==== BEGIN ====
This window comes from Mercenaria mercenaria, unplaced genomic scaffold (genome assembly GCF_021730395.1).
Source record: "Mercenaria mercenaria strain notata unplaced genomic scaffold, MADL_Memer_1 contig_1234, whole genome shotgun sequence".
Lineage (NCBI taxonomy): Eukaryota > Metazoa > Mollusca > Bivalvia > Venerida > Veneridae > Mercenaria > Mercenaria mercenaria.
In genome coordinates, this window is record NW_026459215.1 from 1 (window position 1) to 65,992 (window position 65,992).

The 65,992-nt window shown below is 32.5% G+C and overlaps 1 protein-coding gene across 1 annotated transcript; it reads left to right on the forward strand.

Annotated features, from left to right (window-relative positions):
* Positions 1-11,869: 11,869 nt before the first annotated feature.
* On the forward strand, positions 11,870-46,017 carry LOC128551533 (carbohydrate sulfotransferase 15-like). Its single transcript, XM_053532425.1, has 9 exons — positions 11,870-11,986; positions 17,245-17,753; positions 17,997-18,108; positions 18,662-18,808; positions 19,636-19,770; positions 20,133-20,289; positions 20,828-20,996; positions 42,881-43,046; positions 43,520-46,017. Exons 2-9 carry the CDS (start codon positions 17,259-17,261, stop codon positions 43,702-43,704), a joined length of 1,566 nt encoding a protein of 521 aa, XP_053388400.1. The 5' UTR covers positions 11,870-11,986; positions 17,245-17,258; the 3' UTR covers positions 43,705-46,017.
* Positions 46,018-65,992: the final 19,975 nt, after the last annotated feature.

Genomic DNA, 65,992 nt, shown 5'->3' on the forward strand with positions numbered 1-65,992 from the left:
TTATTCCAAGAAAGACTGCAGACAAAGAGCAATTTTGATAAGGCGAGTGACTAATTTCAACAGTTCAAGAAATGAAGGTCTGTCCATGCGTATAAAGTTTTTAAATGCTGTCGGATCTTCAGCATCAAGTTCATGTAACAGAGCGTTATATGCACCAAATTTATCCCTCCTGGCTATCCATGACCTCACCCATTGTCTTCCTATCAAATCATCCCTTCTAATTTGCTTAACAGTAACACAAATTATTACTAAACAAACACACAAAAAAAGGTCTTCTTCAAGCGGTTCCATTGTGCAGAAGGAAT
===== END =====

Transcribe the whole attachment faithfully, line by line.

This window comes from Mercenaria mercenaria, unplaced genomic scaffold (genome assembly GCF_021730395.1).
Source record: "Mercenaria mercenaria strain notata unplaced genomic scaffold, MADL_Memer_1 contig_1234, whole genome shotgun sequence".
Lineage (NCBI taxonomy): Eukaryota > Metazoa > Mollusca > Bivalvia > Venerida > Veneridae > Mercenaria > Mercenaria mercenaria.
In genome coordinates, this window is record NW_026459215.1 from 1 (window position 1) to 65,992 (window position 65,992).

The 65,992-nt window shown below is 32.5% G+C and overlaps 1 protein-coding gene across 1 annotated transcript; it reads left to right on the forward strand.

Annotated features, from left to right (window-relative positions):
* Positions 1-11,869: 11,869 nt before the first annotated feature.
* On the forward strand, positions 11,870-46,017 carry LOC128551533 (carbohydrate sulfotransferase 15-like). Its single transcript, XM_053532425.1, has 9 exons — positions 11,870-11,986; positions 17,245-17,753; positions 17,997-18,108; positions 18,662-18,808; positions 19,636-19,770; positions 20,133-20,289; positions 20,828-20,996; positions 42,881-43,046; positions 43,520-46,017. Exons 2-9 carry the CDS (start codon positions 17,259-17,261, stop codon positions 43,702-43,704), a joined length of 1,566 nt encoding a protein of 521 aa, XP_053388400.1. The 5' UTR covers positions 11,870-11,986; positions 17,245-17,258; the 3' UTR covers positions 43,705-46,017.
* Positions 46,018-65,992: the final 19,975 nt, after the last annotated feature.

Genomic DNA, 65,992 nt, shown 5'->3' on the forward strand with positions numbered 1-65,992 from the left:
TTATTCCAAGAAAGACTGCAGACAAAGAGCAATTTTGATAAGGCGAGTGACTAATTTCAACAGTTCAAGAAATGAAGGTCTGTCCATGCGTATAAAGTTTTTAAATGCTGTCGGATCTTCAGCATCAAGTTCATGTAACAGAGCGTTATATGCACCAAATTTATCCCTCCTGGCTATCCATGACCTCACCCATTGTCTTCCTATCAAATCATCCCTTCTAATTTGCTTAACAGTAACACAAATTATTACTAAACAAACACACAAAAAAAGGTCTTCTTCAAGCGGTTCCATTGTGCAGAAGGAAT